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The ABRSM also provides specific codes to enter for wheelchair users (or anyone else who requires special access for disability), blind or visually impaired candidates (who are given a Braille alternative to the sight-reading test, and a Braille theory paper), deaf or hearing impaired (who are offered alternative aural tests) and autistic candidates who are entitled to extra time.
For adults whose learning difficulties, or physical disabilities, may be too significant for them to consider ABRSM piano grades, there is an alternative option known as the Performance Assessment (generally aimed at those over the age of 21 but also candidates of any age with specific needs).
For this, there is a free choice of repertoire lasting no more than 15 minutes (with no scales, sight-reading or aural work) and there is no ‘pass’ or ‘fail’: it is merely a chance for a pianist to have his work assessed by an examiner. Sometimes pianists without any particular difficulties or disabilities choose to sit the Performance Assessment: if for example they’re preparing for a concert or other public performance.
As I mentioned earlier, I have experience of teaching a girl with Asperger’s. (This syndrome is a form of autism characterised by problems with social interaction and repetitive behaviour).
She was an 11-year-old who came to me for about 18 months. I wouldn’t say there was anything particularly unusual about her lessons. She acquired piano-playing skills in much the same way as many other children do – making similar mistakes and having similar reactions of impatience and frustration.
She perhaps lacked confidence more than some and repeatedly said: “I’m rubbish, aren’t I?” (despite frequent assurances to the contrary from me, of course) – but she generally seemed happy – although her mother said you could never tell whether or not she was enjoying anything.
The ‘differences’ I observed were more to do with character and behaviour than with her musical ability – she had a quirky dress sense (nearly always wearing a beret) and a tendency to look at the wall when I was speaking to her. I also remember her becoming quite uptight when a lesson time had to be changed one week.
I believe these traits are typical of people with Asperger’s – although having taught only the one, I don’t claim to have any real knowledge or advice.
My most recent pupil with a specific condition is a girl whose mother believes her problems are due to dyspraxia while the school are treating her as if she’s autistic. I wouldn’t even consider suggesting who is right as I know so little about either condition.
From what I’ve seen of this girl so far, (I’ll call her Smiler as she’s a particularly happy looking child), I can’t imagine any physical reason which would inhibit her from learning piano although her mum tells me that she has poor co-ordination, which is a drawback in many aspects of her life and particularly when it comes to sporting activities.
Any co-ordination problems have not become particularly apparent yet, as we are at the very early stages and most children have difficulties feeling and locating notes with their fingers to begin with. Obviously Smiler may experience more problems than most when it comes to putting the two hands together, although both her mum and I are optimistic that developing this ability may help her in other situations.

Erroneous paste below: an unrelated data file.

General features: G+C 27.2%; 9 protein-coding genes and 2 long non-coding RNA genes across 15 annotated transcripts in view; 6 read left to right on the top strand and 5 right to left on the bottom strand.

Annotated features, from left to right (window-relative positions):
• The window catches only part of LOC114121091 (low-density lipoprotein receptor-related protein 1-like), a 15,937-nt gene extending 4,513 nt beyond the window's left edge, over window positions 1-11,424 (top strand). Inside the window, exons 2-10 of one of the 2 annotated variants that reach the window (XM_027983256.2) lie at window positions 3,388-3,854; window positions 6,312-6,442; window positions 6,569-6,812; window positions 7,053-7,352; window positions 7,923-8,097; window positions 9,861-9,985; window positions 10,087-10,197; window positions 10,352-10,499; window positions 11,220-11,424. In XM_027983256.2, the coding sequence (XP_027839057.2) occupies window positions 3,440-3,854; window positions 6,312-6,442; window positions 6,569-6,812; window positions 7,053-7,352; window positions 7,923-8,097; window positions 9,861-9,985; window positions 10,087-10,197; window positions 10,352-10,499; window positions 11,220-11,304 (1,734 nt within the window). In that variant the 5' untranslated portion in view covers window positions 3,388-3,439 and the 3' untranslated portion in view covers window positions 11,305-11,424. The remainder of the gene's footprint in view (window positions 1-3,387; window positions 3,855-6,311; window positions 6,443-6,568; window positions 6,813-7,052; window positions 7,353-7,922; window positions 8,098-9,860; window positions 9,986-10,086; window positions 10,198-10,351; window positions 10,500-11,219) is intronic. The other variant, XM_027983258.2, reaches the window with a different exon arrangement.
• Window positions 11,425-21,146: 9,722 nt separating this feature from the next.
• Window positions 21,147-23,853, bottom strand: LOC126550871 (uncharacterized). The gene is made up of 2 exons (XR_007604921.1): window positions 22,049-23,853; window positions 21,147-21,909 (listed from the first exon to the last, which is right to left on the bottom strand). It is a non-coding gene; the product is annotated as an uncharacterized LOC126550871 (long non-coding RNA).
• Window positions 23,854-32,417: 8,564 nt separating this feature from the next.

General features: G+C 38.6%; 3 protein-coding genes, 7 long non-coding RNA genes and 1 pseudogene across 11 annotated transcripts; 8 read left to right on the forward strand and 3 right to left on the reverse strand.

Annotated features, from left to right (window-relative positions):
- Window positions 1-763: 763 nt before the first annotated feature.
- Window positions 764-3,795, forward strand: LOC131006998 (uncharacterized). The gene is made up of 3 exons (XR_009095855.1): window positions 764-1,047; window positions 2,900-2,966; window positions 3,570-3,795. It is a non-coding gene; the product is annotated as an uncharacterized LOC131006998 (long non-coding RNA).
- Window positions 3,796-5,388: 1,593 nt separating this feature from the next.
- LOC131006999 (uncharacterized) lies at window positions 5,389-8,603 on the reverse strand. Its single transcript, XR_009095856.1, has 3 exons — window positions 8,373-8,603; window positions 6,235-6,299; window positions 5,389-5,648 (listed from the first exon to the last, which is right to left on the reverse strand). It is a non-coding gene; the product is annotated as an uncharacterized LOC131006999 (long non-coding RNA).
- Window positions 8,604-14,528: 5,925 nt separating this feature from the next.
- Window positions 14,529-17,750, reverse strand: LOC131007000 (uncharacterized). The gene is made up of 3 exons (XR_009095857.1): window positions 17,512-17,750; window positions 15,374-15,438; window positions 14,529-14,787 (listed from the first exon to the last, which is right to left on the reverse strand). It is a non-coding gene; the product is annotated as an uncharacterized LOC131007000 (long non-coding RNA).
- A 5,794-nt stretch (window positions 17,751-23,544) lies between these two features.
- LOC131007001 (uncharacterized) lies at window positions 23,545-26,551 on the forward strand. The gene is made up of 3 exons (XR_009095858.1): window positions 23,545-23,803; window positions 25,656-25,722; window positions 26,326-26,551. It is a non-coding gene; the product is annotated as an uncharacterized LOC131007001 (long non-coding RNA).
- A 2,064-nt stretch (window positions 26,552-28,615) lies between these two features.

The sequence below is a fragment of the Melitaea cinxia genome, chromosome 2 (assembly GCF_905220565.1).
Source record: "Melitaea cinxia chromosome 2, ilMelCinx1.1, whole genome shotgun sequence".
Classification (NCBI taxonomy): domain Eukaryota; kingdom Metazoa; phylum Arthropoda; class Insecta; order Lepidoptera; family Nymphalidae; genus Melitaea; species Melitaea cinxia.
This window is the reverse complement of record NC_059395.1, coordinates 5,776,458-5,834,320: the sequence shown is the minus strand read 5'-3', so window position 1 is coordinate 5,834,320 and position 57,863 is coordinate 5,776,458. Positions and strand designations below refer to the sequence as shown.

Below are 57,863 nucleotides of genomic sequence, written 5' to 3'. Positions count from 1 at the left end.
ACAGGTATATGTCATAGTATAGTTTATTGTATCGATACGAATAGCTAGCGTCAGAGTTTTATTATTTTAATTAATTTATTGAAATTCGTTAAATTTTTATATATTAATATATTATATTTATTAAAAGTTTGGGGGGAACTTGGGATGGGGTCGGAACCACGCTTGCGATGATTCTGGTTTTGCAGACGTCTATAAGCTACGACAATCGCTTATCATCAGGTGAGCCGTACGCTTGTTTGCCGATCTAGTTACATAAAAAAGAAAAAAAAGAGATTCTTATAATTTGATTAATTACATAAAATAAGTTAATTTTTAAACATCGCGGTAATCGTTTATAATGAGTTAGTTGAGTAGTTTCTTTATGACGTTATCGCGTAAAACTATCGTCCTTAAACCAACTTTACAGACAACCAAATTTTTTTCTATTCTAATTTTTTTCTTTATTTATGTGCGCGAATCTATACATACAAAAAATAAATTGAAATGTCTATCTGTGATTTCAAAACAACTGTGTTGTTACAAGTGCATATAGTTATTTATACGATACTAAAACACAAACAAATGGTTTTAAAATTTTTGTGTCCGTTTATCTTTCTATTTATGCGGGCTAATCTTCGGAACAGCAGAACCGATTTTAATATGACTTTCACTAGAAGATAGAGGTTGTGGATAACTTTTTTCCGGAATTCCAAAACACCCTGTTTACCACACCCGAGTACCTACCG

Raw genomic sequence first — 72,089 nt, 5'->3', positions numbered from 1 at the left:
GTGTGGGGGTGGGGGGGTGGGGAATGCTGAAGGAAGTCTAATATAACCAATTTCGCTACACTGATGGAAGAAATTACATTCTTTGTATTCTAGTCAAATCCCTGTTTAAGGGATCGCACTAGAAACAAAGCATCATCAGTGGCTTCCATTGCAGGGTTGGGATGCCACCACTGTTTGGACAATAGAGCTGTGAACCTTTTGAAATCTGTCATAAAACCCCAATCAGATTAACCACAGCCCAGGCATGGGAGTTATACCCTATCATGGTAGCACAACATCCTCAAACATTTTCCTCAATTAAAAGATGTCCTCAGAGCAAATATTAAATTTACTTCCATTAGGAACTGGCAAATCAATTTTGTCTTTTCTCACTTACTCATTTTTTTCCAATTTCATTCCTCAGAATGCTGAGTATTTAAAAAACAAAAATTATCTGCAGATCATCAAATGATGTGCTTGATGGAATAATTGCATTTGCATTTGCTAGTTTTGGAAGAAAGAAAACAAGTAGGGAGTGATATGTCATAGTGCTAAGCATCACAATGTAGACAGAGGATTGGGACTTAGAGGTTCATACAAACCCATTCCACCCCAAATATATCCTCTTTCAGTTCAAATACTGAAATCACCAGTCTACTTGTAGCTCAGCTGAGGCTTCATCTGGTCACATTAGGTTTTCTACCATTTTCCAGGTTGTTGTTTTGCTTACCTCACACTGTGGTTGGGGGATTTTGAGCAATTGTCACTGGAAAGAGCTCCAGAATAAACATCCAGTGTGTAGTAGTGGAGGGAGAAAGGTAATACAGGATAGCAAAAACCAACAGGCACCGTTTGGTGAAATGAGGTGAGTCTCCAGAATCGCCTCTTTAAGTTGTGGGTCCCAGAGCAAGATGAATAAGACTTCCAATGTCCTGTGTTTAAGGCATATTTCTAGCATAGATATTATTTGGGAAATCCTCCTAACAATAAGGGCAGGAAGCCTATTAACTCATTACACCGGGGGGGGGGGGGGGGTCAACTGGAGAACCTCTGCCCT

The biggest drawback for Smiler, though, is extreme lack of confidence (more so than the girl with Asperger’s). Presumably this is due to the limitations caused by her condition. (Her mother informs me, for example, that she gets teased over her lack of running ability).
During her first lesson – which initially seemed to be progressing normally, she had a sudden outburst, shouting: “No I can’t do it! I’m rubbish!” Fortunately, she soon got over this and her mood returned to ‘normal’ but I imagine there’ll be more similar displays of frustration and self-doubt as, even those of us without extra ‘difficulties’ find learning piano can put a strain on our emotions and self-control.
Obviously anyone wishing to specialise in teaching people with diagnosed ‘learning difficulties’ would probably be advised to research specific conditions thoroughly. However, I don’t think there is any harm in a non-specialist piano teacher taking on a few pupils with relatively minor ‘problems’ – the key to achieving success is to have close communication with their parents who should be able to advise on any unusual behaviour likely to occur.
Of course, there is a fine line between ‘disabilities’ or ‘learning difficulties’, and more general problems: most of us will have something which ‘gets in the way’ of learning.
Firstly, there are problems relating to physical considerations. Obviously, the part of the body most active during piano-playing (apart from the brain) is the hands.
Some minor issues relating to the hands are exclusive to children – such as thumb-sucking (I taught one seven-year-old who still did this; I wasn’t able to stop him but I did at least persuade him to wipe his thumb before touching the keys) and sticky fingers; if I suspect this, I insist they are washed.
While I’m on the subject of hygiene, one tip – which I wish I’d thought of when I first started – is to place a box of tissues on top of the piano – at least now sneezes due to colds or hayfever are generally ‘caught’ in time and the odd nose-bleed can be quickly mopped up. The tissues also come in handy for the (fortunately, very occasional) tear shed … usually due to pre-exam nerves.
Another distraction which relates to kids in particular is hiccups: I assume this is generally caused by children rushing their evening meal – understandable, I suppose when parents are hurrying them off to a piano lesson.
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